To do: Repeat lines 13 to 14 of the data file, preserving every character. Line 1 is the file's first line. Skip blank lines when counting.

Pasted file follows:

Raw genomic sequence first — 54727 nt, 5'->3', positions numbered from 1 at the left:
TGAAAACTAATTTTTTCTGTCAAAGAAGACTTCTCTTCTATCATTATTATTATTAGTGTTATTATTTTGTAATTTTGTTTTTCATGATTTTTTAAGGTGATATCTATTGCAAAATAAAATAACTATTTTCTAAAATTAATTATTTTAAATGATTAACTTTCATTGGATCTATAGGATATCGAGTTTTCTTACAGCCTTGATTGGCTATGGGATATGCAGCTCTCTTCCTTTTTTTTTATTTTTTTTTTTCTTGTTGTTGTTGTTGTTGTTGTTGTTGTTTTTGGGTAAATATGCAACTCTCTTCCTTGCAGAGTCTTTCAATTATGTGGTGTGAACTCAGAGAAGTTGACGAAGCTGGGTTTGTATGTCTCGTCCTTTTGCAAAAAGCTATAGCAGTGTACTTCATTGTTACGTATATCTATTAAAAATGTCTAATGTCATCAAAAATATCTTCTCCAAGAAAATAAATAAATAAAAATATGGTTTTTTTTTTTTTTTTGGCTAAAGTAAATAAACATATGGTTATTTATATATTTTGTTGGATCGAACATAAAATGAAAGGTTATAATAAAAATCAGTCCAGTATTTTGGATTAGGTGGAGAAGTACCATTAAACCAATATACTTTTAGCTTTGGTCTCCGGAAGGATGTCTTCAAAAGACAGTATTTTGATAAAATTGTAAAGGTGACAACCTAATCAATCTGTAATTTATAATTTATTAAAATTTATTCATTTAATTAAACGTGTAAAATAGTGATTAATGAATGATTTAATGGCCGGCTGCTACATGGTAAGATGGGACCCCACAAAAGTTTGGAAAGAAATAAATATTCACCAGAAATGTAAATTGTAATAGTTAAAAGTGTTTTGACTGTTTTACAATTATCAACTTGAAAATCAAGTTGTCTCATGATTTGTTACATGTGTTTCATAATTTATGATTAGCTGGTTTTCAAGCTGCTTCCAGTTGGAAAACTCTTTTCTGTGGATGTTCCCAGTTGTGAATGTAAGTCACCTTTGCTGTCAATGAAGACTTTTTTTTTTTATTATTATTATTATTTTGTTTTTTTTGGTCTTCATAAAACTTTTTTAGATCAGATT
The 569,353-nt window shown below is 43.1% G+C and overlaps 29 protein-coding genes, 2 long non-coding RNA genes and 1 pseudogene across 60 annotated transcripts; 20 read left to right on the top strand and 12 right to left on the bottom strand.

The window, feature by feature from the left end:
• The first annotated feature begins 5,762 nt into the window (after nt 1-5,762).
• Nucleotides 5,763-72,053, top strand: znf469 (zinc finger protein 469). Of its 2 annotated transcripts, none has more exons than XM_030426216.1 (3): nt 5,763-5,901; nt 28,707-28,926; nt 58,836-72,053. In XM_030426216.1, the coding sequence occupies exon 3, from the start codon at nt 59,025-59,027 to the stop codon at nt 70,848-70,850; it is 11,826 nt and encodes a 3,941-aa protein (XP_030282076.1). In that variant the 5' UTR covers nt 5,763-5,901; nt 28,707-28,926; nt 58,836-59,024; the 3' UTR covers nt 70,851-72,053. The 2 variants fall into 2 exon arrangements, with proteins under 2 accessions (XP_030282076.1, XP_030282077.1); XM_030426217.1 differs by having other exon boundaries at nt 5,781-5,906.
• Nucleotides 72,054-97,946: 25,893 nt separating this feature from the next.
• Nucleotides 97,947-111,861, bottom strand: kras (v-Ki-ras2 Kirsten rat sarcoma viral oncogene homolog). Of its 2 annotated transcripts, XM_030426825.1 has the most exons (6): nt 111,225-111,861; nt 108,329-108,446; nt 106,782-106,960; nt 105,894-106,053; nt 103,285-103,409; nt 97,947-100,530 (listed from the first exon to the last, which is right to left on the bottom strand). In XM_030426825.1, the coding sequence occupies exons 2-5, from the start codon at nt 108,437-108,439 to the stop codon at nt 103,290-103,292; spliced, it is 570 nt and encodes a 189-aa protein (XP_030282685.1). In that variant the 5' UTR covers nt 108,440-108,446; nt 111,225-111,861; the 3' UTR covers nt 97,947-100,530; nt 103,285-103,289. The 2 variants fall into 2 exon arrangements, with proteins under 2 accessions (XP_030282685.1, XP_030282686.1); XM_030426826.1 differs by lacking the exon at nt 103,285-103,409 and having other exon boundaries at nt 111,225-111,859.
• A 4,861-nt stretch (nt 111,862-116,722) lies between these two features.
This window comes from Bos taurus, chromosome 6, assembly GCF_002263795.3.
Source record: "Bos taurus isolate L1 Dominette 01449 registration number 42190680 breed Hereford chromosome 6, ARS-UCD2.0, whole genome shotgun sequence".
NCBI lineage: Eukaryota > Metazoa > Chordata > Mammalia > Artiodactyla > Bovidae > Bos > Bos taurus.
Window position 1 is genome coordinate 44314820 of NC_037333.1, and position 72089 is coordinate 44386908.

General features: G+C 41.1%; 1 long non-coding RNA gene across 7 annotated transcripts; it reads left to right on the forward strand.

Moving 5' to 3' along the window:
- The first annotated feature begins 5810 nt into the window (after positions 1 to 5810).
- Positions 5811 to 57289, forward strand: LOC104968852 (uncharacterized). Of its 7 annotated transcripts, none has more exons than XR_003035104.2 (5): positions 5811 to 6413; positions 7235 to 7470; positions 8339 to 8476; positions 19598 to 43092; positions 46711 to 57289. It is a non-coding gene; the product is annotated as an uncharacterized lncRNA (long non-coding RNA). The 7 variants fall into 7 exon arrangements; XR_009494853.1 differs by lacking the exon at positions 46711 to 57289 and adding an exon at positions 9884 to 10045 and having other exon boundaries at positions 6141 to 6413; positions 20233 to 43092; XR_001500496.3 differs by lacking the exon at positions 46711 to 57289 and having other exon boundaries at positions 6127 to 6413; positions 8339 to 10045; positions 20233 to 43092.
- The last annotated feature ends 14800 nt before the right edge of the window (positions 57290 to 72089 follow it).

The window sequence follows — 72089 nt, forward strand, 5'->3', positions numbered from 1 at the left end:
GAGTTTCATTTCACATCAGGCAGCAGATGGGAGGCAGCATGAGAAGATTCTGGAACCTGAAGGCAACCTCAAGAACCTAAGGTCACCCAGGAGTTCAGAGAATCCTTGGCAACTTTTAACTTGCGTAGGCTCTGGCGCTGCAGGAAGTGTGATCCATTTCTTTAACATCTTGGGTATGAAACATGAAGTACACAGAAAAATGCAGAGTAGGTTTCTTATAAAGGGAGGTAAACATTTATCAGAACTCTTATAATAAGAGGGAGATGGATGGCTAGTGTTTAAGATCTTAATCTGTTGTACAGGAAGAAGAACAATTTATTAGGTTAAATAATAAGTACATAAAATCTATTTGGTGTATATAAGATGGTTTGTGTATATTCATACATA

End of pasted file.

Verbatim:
Window position 1 is genome coordinate 44314820 of NC_037333.1, and position 72089 is coordinate 44386908.

General features: G+C 41.1%; 1 long non-coding RNA gene across 7 annotated transcripts; it reads left to right on the forward strand.